• Class Number 2789
  • Term Code 3430
  • Class Info
  • Unit Value 6 units
  • Mode of Delivery In Person
    • Prof Maja Adamska
    • Prof Maja Adamska
    • Prof Ulrike Mathesius
  • Class Dates
  • Class Start Date 19/02/2024
  • Class End Date 24/05/2024
  • Census Date 05/04/2024
  • Last Date to Enrol 26/02/2024
SELT Survey Results

How do complex multicellular organisms develop from a single cell? How did mechanisms of development evolve through millions of years of evolution? How does temperature, light and environmental chemicals affect development? This course integrates evolutionary, ecological and molecular perspectives to investigate how animals and plants develop and interact with their environment. The course will cover the following topics: developmental regulatory genes and hormones (including signalling pathways and transcription factors), morphogenesis, maintenance of homeostasis, regeneration, interaction with biotic and abiotic environmental factors, plasticity, stem cells and transdifferentiation, genetic and genomic basis of evolution of multicellularity and body forms. The practical section will expose students to modern techniques used in developmental biology research using plant and animal model systems. During practicals, student teams will be carrying out two consecutive mini-projects during which they will attempt to solve biological riddles. Written manuscript-style reports and oral conference-style presentations will be peer-reviewed before assessment. The course should appeal to students interested in molecular biology or biomedicine as well as those interested in organismal biology.

Note: Graduate students attend joint classes with undergraduates but are assessed separately.

Learning Outcomes

Upon successful completion, students will have the knowledge and skills to:

  1. Explain the molecular and genetic background of animal and plant development;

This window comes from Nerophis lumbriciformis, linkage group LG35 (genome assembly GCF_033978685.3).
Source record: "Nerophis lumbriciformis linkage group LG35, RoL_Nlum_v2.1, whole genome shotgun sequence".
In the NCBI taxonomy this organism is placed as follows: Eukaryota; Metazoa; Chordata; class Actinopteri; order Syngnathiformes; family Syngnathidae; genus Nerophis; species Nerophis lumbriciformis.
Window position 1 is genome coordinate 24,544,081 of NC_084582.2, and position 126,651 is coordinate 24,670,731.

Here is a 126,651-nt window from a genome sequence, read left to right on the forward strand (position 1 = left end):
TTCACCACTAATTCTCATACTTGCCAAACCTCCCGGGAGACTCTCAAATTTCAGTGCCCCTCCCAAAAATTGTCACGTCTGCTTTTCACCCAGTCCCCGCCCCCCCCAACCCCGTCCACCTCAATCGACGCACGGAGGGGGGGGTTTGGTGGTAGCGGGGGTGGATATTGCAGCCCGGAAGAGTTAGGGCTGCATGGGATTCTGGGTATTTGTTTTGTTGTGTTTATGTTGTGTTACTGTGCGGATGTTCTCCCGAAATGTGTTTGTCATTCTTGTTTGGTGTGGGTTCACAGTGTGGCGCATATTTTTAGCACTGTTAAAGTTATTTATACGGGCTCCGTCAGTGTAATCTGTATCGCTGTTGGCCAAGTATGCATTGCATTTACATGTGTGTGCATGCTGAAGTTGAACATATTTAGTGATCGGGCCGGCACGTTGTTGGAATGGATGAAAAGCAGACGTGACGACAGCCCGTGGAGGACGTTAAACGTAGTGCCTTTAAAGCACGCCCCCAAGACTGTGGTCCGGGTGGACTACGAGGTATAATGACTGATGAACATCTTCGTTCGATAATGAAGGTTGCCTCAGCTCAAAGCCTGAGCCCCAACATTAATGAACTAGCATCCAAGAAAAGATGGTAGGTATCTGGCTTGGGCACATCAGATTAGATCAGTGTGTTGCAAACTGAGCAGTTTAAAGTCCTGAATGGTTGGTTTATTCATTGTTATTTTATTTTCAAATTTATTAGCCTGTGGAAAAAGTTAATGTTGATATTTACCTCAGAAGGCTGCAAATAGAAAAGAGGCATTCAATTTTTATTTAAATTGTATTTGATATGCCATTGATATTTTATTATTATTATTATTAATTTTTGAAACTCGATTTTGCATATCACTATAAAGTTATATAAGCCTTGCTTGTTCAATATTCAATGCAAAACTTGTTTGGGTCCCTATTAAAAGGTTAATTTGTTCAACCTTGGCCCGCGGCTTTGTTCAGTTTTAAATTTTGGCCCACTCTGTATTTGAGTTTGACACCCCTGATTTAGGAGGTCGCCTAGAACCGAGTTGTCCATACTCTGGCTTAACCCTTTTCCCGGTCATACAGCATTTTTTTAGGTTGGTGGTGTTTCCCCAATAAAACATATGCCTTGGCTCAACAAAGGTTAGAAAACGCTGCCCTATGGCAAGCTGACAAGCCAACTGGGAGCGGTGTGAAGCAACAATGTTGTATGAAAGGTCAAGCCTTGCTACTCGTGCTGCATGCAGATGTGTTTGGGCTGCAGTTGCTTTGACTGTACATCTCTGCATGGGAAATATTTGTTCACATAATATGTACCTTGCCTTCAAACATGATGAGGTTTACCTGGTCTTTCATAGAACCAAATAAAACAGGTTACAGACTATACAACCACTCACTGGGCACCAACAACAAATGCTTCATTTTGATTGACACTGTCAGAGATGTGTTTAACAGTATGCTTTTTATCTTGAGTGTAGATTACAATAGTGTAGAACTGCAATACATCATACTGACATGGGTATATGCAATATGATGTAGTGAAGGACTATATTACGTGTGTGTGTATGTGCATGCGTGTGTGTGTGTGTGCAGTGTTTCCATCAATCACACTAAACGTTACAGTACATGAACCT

2. Describe evolutionary history of complex multicellular life forms;
  3. Compare environmental influence on development and homeostasis of animals and plants;
  4. Interpret, analyse and present experimental results and conclusions in a scientific manner.
  5. Critically assess and present current scientific literature on topics related to ecological and evolutionary developmental biology.

Research-Led Teaching

All lecturers in the course are international experts in their specific fields. In addition to fundamental biological concepts, examples from recent research papers are used during the lectures. To prepare reports from practical 1, students learn to analyse their data in light of recent research literature and prepare and revise journal-style written reports. To prepare seminars and abstract from practical 2, students learn to analyse their data in light of recent research literature and present conference-style talks.

Examination Material or equipment

Hand written and printed notes, but no computer or internet resources will be allowed during the quizzes.

Recommended texts

Scott F. Gilbert, Developmental Biology, 10th edition

Scott F. Gilbert, et al. Ecological Developmental Biology: The Environmental Regulation of Development, Health, and Evolution

Ottoline Leyser and Stephen Day, Mechanisms in Plant Development, Blackwell Publishing (this book is available from the ANU Library as an ebook that you can download electronically)

Recommended student system requirements 

ANU courses commonly use a number of online resources and activities including:

  • video material, similar to YouTube, for lectures and other instruction
  • two-way video conferencing for interactive learning
  • email and other messaging tools for communication
  • interactive web apps for formative and collaborative activities
  • print and photo/scan for handwritten work
  • home-based assessment.

To fully participate in ANU learning, students need:

  • A computer or laptop. Mobile devices may work well but in some situations a computer/laptop may be more appropriate.
  • Webcam
  • Speakers and a microphone (e.g. headset)
  • Reliable, stable internet connection. Broadband recommended. If using a mobile network or wi-fi then check performance is adequate.
  • Suitable location with minimal interruptions and adequate privacy for classes and assessments.
  • Printing, and photo/scanning equipment

For more information please see https://www.anu.edu.au/students/systems/recommended-student-system-requirements

Staff Feedback